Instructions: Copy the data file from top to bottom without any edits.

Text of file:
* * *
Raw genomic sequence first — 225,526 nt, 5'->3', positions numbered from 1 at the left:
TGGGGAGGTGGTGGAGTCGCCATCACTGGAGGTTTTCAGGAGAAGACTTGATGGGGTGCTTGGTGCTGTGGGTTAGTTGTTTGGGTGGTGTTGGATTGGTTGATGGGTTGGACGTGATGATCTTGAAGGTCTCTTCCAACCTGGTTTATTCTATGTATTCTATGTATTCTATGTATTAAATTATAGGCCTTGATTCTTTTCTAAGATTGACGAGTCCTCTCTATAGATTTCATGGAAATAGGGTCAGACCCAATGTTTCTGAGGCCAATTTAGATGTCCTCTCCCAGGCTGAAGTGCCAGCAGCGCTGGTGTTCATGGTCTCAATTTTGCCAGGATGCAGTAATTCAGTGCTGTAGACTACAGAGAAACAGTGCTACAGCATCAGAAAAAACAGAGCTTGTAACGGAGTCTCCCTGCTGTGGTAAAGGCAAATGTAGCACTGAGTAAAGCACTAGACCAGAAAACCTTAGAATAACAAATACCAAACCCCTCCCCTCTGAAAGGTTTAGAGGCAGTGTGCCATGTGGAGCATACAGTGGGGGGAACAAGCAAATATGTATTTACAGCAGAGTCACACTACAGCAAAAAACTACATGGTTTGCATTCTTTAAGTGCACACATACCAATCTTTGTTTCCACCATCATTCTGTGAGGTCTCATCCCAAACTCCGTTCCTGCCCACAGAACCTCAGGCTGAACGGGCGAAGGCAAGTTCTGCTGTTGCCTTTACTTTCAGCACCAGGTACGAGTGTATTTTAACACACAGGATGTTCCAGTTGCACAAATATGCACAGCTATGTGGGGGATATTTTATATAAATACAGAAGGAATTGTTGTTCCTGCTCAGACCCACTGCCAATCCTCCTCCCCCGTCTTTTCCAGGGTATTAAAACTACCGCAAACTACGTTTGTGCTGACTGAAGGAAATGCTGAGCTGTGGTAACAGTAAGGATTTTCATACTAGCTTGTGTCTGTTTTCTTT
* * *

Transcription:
Raw genomic sequence first — 225,526 nt, 5'->3', positions numbered from 1 at the left:
TGGGGAGGTGGTGGAGTCGCCATCACTGGAGGTTTTCAGGAGAAGACTTGATGGGGTGCTTGGTGCTGTGGGTTAGTTGTTTGGGTGGTGTTGGATTGGTTGATGGGTTGGACGTGATGATCTTGAAGGTCTCTTCCAACCTGGTTTATTCTATGTATTCTATGTATTCTATGTATTAAATTATAGGCCTTGATTCTTTTCTAAGATTGACGAGTCCTCTCTATAGATTTCATGGAAATAGGGTCAGACCCAATGTTTCTGAGGCCAATTTAGATGTCCTCTCCCAGGCTGAAGTGCCAGCAGCGCTGGTGTTCATGGTCTCAATTTTGCCAGGATGCAGTAATTCAGTGCTGTAGACTACAGAGAAACAGTGCTACAGCATCAGAAAAAACAGAGCTTGTAACGGAGTCTCCCTGCTGTGGTAAAGGCAAATGTAGCACTGAGTAAAGCACTAGACCAGAAAACCTTAGAATAACAAATACCAAACCCCTCCCCTCTGAAAGGTTTAGAGGCAGTGTGCCATGTGGAGCATACAGTGGGGGGAACAAGCAAATATGTATTTACAGCAGAGTCACACTACAGCAAAAAACTACATGGTTTGCATTCTTTAAGTGCACACATACCAATCTTTGTTTCCACCATCATTCTGTGAGGTCTCATCCCAAACTCCGTTCCTGCCCACAGAACCTCAGGCTGAACGGGCGAAGGCAAGTTCTGCTGTTGCCTTTACTTTCAGCACCAGGTACGAGTGTATTTTAACACACAGGATGTTCCAGTTGCACAAATATGCACAGCTATGTGGGGGATATTTTATATAAATACAGAAGGAATTGTTGTTCCTGCTCAGACCCACTGCCAATCCTCCTCCCCCGTCTTTTCCAGGGTATTAAAACTACCGCAAACTACGTTTGTGCTGACTGAAGGAAATGCTGAGCTGTGGTAACAGTAAGGATTTTCATACTAGCTTGTGTCTGTTTTCTTT